The news that Great Britain is involved in a war the consequences of which, probably, will be more momentous and far-reaching than those of any conflict yet recorded by our historians, has been received by the people of West Herts in a spirit worthy of the traditions of this race.
There have been no boastful “jingo” displays; no mafficking; no frantic waving of the Union Jack. Everywhere there has been a grave determination to do all that can be done to assist the Government and to mitigate as far as possible the necessarily terrible consequences of a struggle in which half the world is concerned.
The one question all people have been asking is: “What can I do to help?” Everyone desires to do something and without doubt many men who have, perhaps a trifle enviously, watched Territorials responding to the Mobilisation Order, have realised with some reluctance that at the present moment at any rate the chief service they can render to the State is remaining calmly at work and preventing a collapse of the civil and commercial life of the country.
The Territorial troops here have been recruiting in the last few days, but only to a limited extent and a preference has been given to men with previous experience or special qualifications. Obviously at this moment a host of untrained recruits, however ardent to serve their country, would be an embarrassment rather than help. Doubtless, if more men are needed, arrangements will speedily be made to train those who at present could only leave their work at inconvenience to the general community.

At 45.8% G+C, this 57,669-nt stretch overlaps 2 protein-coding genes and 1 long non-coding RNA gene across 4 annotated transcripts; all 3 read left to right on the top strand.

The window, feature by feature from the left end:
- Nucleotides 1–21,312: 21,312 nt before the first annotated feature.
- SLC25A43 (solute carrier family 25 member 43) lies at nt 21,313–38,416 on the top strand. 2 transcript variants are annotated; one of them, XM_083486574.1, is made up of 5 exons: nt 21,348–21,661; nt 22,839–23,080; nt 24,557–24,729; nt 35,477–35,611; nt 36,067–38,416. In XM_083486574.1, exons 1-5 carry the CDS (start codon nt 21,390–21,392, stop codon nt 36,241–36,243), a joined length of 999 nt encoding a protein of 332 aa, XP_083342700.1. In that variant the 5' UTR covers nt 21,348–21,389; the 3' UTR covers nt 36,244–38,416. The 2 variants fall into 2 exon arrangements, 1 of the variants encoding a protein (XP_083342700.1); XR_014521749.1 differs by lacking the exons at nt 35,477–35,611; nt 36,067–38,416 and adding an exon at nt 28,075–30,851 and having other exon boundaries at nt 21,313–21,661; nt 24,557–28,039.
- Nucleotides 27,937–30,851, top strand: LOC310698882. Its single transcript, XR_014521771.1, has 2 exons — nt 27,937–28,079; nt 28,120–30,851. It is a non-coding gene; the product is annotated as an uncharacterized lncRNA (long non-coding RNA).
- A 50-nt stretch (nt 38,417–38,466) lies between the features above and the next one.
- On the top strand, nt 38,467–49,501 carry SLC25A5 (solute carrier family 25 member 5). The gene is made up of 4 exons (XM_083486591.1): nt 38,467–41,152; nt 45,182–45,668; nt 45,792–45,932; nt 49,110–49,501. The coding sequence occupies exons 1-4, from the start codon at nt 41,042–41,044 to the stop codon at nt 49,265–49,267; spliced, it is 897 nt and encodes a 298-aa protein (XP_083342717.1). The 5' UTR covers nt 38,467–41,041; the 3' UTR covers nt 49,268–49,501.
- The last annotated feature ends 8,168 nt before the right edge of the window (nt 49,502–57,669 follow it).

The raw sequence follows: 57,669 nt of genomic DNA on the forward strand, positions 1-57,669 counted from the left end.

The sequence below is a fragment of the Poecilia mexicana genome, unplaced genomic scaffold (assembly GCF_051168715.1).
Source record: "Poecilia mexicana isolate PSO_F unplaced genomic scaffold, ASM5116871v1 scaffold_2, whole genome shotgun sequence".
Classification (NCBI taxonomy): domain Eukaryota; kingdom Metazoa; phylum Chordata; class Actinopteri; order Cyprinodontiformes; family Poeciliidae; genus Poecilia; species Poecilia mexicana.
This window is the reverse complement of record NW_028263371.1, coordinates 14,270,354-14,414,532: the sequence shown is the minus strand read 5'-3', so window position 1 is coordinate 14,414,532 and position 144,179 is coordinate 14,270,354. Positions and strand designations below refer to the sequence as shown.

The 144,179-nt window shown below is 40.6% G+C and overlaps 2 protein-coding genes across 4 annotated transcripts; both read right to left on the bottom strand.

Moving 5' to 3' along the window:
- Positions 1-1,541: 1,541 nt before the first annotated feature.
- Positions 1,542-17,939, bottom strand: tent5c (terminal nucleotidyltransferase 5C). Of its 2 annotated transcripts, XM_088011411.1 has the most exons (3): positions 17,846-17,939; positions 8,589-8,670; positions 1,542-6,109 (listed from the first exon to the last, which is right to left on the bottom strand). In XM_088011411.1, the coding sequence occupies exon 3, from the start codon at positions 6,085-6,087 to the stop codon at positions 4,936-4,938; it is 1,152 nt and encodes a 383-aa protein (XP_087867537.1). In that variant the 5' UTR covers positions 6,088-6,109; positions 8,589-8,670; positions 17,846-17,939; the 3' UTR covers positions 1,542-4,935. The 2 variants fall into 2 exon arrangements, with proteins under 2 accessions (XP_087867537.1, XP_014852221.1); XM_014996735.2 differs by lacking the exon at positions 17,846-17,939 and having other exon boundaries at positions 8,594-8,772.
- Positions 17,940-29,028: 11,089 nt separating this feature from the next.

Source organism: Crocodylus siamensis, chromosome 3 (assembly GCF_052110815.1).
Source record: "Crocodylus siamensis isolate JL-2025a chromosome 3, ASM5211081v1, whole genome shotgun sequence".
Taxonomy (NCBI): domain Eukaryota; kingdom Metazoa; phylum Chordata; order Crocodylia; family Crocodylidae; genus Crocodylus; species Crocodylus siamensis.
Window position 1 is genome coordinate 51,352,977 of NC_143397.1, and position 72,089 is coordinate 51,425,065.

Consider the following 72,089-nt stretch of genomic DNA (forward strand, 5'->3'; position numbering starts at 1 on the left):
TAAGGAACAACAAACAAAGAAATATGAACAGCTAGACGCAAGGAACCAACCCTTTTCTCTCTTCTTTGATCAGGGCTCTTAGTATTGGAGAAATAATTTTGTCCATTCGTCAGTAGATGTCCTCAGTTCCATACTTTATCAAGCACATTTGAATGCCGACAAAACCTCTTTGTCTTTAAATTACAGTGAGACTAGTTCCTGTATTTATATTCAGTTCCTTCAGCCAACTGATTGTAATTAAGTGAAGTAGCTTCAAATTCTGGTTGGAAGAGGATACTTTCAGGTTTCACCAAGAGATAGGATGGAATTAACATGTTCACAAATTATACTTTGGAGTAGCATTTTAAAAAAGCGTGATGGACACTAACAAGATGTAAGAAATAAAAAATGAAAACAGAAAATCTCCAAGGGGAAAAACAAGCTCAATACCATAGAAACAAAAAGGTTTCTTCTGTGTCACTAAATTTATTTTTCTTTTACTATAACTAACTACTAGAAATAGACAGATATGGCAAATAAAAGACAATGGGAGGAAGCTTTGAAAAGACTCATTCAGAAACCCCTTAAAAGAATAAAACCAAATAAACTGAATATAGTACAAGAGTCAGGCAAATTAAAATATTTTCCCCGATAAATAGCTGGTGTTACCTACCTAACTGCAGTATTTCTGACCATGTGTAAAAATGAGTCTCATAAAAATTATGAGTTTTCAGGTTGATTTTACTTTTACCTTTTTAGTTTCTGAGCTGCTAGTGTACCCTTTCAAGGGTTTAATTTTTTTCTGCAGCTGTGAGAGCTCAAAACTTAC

There are many ways in which men and women will be able to aid their country at this crisis, and it is evident that in Watford and West Herts there will be no lack of volunteers.
Centres of interest in Watford since Wednesday have been the Clarendon Hall, the headquarters of the Territorial Artillery, and Watford Junction, at which station the departing capital reservists and territorials entrained. From an early hour on Wednesday the Clarendon Hall was the scene of great activity, and the coming and going of Territorials was watched by large numbers of spectators. Inside the Hall the men quietly waited for what instructions came along. The first military movement at Watford Junction took place with the departure of about 100 Watford infantrymen of the Hertfordshire Regiment, who left a few minutes before 10 o’clock for Hertford. They were joined at St Albans by another detachment of similar strength.
A good number of people were admitted to the platform while the railings in the bridle path were lined with spectators who gave the men a rousing send-off. Throughout their day, in every part of town, Territorials could be seen leaving their homes. About mid-day an advance guard of the Herts Battery of the RFA left Watford.
The “A” squadron of the Herts Yeomanry have been billeted at the Victoria Schools since Tuesday night. They will remain there till orders are received to go to some station. A Yeoman who came from the Isle of Wight on Thursday evening brought the news that all visitors were being sent out of the island which was strongly fortified.
Officers in the district with the assistance of the police, have been exceedingly busy securing horses and motor lorries. A subsidy was paid some time ago to various owners for the right to acquire the lorries. Four belonging to Messrs Benskins have been taken. Notices have been served on owners of suitable horses stating that “His Majesty having declared that a national emergency has arisen, they are impressed for public service.”